by Jim McGreevy, president and CEO of Beer Institute
When something sounds too good to be true, it probably is. That modern proverbial saying was on full display when the United States Trade Representative (USTR) announced it was lifting tariffs on non-alloyed, unwrought aluminum from Canada for the remainder of 2020. It was a surprising statement, not a negotiated deal, with many strings and convenient dates to address the highly unpopular tariff imposed on Canadian imports in August. First, the USTR says that it “expects” shipments of non-alloyed, unwrought aluminum from Canada to not
by Bill Young, Senior Director, Health Policy and Regulatory Affairs
Enjoying a cold beer with family and friends is a simple pleasure, especially in times like now when things we once considered routine, like restocking the beer supply in our fridge, no longer seem quite so easy. Fortunately, the delivery of beer to retail shelves will continue through this pandemic because breweries have been designated essential to the nation’s food supply chain. By U.S. government definition, all beverages – including beer – are considered food.
by Alex Davidson – Director, Media Relations
Like many Americans, the shelves in my neighborhood store are a little barer than a month ago as people stock up due to COVID-19. As farmers, ranchers and producers work tirelessly to fulfill demand, restock shelves and feed our nation, brewers have been working to support them behind the scenes by continuing one of their less visible roles in the supply chain.
by Chris Engelstad
In early February, I will join many of my fellow barley growers to travel to Washington, D.C. to take part in the annual barley growers’ Hill Climb. It is an opportunity to talk with members of Congress and their staff about the critical role of our nation’s farmers in providing food for our tables and barley for the world’s beer. I was born in the appropriately named Fertile, Minnesota, and today I am a proud sixth-generation farmer.
by Dan Roth, Senior Director of Public Affairs
Today is Beer Can Appreciation Day. On January 24, 1935, G. Krueger Brewing Company first sold beer in cans to the public. But the rest is not history, as the popularity of beer in cans grew, and can design improved over the years. On January 22, 1959, the seamless all-aluminum can designed by William Coors made its debut with a 7-ounce Coors Banquet.
by Mary Jane Saunders
Some people like to grill hamburgers and hot dogs on the Fourth of July, but I prefer the sublime method of indirect grilling that combines two American favorites, beer and chicken into, you guessed it – Beer Can Chicken. For beer can chicken you need about a five-pound whole chicken. Whole chickens are mostly broilers. In fact, most chicken in this country is broiler chicken.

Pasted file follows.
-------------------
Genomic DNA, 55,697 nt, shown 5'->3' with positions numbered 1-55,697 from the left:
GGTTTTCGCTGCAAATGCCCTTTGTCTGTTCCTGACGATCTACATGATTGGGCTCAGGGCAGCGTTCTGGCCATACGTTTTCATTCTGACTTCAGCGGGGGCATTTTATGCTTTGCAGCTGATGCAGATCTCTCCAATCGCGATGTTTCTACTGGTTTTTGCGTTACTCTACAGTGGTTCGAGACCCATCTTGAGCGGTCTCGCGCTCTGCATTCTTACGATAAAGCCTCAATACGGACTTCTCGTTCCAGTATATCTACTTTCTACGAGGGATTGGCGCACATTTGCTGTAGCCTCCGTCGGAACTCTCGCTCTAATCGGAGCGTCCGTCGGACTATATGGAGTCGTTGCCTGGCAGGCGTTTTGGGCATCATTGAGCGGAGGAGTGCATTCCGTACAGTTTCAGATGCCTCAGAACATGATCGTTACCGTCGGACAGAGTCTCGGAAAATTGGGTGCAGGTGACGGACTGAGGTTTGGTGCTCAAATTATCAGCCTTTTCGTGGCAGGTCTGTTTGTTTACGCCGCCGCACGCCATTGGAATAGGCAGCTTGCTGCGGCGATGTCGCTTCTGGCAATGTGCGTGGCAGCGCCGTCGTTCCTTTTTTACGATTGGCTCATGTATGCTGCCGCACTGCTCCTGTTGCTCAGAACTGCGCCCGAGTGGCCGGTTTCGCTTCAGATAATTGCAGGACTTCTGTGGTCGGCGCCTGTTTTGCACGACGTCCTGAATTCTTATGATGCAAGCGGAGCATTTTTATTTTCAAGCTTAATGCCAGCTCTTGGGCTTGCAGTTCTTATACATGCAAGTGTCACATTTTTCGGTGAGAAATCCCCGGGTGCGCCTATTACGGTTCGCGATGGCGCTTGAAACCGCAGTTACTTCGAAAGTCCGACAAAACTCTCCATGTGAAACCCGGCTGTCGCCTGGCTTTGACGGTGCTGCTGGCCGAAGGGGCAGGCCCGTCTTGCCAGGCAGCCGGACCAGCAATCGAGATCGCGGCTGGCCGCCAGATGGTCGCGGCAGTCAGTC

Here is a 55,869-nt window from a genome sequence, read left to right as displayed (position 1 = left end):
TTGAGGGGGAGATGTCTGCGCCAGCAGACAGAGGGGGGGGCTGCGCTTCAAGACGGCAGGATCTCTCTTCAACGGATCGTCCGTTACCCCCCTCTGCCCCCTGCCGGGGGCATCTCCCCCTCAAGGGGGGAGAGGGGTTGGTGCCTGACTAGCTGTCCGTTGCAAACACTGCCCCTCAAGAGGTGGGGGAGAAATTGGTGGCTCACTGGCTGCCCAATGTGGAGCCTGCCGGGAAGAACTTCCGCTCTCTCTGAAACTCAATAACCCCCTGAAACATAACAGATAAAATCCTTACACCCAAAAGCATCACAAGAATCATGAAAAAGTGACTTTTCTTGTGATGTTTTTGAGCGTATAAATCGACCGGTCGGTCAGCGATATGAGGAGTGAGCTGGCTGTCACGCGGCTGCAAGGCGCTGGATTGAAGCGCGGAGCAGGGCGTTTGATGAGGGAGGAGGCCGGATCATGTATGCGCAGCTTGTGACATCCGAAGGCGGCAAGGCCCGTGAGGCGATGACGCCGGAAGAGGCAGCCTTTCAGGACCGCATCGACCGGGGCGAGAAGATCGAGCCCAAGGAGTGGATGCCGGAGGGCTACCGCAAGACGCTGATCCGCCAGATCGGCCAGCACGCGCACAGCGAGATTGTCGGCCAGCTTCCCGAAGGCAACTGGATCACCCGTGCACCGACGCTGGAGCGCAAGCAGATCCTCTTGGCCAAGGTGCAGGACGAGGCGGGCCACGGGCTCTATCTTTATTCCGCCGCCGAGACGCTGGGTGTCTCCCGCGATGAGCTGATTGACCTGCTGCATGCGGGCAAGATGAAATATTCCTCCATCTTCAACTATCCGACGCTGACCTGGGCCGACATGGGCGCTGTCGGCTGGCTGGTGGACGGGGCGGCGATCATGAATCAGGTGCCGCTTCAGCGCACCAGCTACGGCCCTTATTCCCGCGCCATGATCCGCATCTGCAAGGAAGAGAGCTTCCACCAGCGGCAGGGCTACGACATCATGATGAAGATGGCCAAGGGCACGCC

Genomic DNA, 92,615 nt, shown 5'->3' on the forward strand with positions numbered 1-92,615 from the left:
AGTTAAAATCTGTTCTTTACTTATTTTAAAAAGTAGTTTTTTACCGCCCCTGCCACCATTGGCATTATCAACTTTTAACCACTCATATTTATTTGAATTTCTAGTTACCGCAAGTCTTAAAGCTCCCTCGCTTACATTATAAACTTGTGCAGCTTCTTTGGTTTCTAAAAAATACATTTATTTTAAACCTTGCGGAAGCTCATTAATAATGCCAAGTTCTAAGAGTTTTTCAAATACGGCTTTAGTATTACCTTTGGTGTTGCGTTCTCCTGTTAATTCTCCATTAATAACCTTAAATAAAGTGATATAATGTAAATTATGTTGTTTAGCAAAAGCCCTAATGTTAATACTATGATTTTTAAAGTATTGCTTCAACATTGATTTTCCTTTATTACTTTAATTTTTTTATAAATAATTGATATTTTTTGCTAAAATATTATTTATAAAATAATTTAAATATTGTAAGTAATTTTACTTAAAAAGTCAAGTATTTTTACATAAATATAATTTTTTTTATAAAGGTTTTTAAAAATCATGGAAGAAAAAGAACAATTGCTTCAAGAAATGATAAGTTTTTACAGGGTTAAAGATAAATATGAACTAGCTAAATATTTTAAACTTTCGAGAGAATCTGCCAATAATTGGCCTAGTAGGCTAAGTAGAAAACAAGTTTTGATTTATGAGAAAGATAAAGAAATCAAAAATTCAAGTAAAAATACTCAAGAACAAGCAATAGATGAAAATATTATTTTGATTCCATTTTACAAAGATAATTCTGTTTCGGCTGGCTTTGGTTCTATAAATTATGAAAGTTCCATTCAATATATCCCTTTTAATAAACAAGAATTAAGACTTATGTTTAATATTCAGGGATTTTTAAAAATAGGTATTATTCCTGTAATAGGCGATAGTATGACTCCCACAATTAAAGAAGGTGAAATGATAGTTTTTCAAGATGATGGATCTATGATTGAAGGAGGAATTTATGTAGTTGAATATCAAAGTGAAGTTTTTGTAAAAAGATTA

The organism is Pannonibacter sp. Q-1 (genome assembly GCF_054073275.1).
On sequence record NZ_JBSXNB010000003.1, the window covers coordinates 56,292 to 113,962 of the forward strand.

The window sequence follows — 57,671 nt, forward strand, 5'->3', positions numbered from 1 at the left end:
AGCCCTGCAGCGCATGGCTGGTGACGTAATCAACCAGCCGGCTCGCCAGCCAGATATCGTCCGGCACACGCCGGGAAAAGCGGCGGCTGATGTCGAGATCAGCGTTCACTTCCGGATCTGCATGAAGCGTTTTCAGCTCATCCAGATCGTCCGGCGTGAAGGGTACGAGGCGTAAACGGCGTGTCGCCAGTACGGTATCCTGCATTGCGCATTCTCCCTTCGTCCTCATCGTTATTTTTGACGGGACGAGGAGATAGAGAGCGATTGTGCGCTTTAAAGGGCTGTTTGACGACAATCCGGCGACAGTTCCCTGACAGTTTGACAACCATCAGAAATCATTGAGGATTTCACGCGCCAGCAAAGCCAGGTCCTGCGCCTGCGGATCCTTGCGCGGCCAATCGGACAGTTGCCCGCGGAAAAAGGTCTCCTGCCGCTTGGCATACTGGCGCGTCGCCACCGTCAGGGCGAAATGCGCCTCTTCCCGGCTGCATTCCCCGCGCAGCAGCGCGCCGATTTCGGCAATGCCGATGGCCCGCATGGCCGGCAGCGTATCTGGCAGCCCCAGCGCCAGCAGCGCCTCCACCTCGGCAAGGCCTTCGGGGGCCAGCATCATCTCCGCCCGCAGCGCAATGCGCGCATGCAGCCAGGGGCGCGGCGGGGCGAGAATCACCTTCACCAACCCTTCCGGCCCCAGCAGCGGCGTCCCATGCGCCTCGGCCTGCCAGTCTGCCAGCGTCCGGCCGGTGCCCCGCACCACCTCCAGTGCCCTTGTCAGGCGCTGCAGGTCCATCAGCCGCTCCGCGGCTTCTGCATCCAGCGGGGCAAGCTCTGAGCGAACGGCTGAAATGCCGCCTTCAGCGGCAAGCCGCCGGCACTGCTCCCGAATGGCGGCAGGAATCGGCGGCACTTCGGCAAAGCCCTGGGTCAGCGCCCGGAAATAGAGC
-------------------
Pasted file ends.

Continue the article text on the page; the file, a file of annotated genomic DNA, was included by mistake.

by Joe Heaton, Senior Director of Federal Affairs
This week marked the annual trip barley growers from around America make to our nation’s capital. The annual event is a great opportunity for growers to meet their representatives in the U.S. House and Senate, and for those growers to advocate for policy priorities that help ensure the viability of American barley farming for generations to come. In August 2017, I had the honor of visiting Skookumchuck Agriculture, in Sunburst, Montana.
by Jim McGreevy, President & CEO
The State of the Union is an opportunity for the president to discuss his priorities with members of Congress and the American public. This year, our focus will be extending federal excise tax relief for all brewers and beer importers that is set to expire at the end of 2019, ending the tariffs on imported primary aluminum, and providing greater transparency in aluminum pricing.
by Michael Uhrich, Chief Economist
Today is Beer Can Appreciation Day – the day we celebrate the beer can and all it does. They may seem small, but cans are a huge part of the American beer business. More than 62% of all of the beer brewed and sold in the United States is packaged in aluminum cans, and that’s up from 56% just 10 years ago.
by Michael Uhrich
Earlier this year, under the threat of impending implementation of a 10 percent tariff on imported aluminum, the Beer Institute commissioned a study by John Dunham and Associates, an outside economic consultant, to estimate what the tariff would mean to American brewers. John and his team found the tariff would increase the annual cost of beer manufacturing by $347 million. You can read John’s full analysis here.